Processed fruit firming by infusion of gelling agents

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The infusion of gelling agents in the fruit or vegetable structure allows texture improvement either by generating intercellular bridges in the pores complementing the plant cell wall network or by forming bonds between the added hydrocolloids and the cell wall components. However, the intercellular gel can modify the texture response only where the porous structure is high and the solute gain is significant, especially as mass transfer phenomena are generally limited by the high viscosity of gelling agent solutions. In addition, gel formation for many hydrocolloids (pectin or alginate) works with calcium, and the use of the cation is usually needed. Because of this the combination of the two reagents in the same solution is not appropriate due to the risk of causing thickening or gel formation before infusion. Thus two vacuum infusion cycles are generally necessary: the first with the solution containing the gelling agent to fill a large fraction of pores and the second with the calcium to complement the residual free spaces. Otherwise, infused gelling agents could react with the endogenous calcium or with the calcium present in the food medium - e.g. a sauce or a syrup - where the fruit or vegetable pieces would be incorporated. Other medium conditions, such as concentration, temperature or pH, exist to make the gelling effective. Different mechanisms are thus involved depending on the hydrocolloid type. This complexity makes the control of the application more difficult, as was the case for the firming agents proposed in the previous sections.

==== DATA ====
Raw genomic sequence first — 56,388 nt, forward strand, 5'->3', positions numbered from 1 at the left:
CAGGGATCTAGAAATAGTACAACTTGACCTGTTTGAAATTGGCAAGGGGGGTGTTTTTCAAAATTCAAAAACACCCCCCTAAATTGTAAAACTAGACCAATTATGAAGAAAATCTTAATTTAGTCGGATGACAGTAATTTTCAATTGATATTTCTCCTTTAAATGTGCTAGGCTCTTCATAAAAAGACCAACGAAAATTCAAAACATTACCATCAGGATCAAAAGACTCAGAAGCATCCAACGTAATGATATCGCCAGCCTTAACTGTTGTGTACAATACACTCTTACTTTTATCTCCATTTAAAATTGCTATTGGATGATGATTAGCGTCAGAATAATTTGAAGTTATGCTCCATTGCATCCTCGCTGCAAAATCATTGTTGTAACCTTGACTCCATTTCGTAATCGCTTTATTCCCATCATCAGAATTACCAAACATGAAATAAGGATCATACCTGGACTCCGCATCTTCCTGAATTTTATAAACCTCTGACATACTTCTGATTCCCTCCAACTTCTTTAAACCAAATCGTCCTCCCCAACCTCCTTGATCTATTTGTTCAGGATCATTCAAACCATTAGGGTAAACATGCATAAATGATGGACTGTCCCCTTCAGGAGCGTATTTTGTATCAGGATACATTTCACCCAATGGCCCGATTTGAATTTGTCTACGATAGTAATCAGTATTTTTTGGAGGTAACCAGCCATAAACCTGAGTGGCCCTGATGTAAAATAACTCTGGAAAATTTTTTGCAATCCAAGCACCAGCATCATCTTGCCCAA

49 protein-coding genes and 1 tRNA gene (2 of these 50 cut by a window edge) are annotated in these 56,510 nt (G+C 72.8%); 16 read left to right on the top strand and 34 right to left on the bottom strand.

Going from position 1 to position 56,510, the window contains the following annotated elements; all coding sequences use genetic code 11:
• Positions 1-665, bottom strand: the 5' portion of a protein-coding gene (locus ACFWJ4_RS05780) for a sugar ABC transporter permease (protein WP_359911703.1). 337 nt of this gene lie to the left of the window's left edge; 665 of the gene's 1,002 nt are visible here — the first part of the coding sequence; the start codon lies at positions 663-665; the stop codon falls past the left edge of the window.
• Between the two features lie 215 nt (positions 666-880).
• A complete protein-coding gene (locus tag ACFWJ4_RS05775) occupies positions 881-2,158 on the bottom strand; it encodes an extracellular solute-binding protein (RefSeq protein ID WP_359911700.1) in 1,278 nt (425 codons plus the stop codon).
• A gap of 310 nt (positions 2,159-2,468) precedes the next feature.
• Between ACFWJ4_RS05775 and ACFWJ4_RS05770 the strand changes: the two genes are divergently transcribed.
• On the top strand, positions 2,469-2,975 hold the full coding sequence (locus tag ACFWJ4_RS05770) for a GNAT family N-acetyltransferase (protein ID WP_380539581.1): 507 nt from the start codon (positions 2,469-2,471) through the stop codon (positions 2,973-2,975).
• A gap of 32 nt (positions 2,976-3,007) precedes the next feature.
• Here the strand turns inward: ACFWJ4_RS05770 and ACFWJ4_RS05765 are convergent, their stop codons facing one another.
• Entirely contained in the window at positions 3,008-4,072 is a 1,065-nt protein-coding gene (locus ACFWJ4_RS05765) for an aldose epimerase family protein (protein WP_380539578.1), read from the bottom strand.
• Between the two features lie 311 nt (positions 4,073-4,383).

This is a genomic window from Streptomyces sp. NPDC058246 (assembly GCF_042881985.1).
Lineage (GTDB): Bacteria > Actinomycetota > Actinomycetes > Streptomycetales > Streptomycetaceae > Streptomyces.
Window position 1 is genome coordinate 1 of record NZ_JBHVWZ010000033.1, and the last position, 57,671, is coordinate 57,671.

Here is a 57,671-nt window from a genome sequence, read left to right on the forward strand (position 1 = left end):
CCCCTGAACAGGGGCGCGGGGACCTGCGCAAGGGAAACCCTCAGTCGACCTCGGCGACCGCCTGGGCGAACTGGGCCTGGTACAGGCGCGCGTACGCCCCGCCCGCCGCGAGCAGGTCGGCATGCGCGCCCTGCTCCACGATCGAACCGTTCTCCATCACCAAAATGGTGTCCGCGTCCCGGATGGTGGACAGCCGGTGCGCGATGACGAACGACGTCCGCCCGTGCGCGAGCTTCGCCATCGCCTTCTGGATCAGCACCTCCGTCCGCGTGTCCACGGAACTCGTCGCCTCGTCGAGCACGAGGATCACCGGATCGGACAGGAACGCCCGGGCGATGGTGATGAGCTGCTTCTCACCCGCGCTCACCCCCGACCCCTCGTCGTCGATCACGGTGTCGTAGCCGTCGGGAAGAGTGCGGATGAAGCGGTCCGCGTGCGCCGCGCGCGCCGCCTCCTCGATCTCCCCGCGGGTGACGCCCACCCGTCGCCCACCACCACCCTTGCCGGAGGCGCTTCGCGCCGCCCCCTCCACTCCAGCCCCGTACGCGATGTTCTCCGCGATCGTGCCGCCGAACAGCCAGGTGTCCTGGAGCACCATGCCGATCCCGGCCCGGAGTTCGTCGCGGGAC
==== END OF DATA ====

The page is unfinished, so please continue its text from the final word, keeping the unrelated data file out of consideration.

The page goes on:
Among the well-known applications, the vacuum treatment of button mushroom with xanthan gum before blanching and canning has been shown to improve the weight yield and the organoleptic quality of the final product (Gormley and Walshe, 1986). Xanthan impregnation tended to decrease the shrinkage of mushroom during the blanching/canning cycle and thus to reduce the product weight loss. The pre-treatment with xanthan led to a more acceptable and less tough texture of canned mushrooms. This 'softening' effect of the vacuum treatment on canned mushroom is a desirable feature since canned mushrooms often have a 'hard' texture. The benefit is due presumably to the thickening property of the xanthan gum solution (0.5-1 % w/w) which occupies the wide-open hyphae structure of mushroom and prevents expulsion during blanching and retorting. Some of the xanthan molecules might also be bound by the mushroom proteins. Demeaux et al. (1988) indicated that in terms of weight loss reduction of canned mushroom, the use of gelling agents such as egg white proteins is much more effective than xanthan gum which does not gel.

The freezing/thawing cycle applied to fruits or vegetables causes substantial damage to the cellular structure, that is denaturation of the membranes and rupture of the cell walls by ice crystals, leading to loss of turgor and rigidity. This generally results in a strong juice exudation when defrosting the product. With the aim of limiting these problems, Barton (1951) attested that fresh fruits mixed with sugar and gelling agents and consequently submitted to a vacuum step give frozen/defrosted products with better organoleptic quality.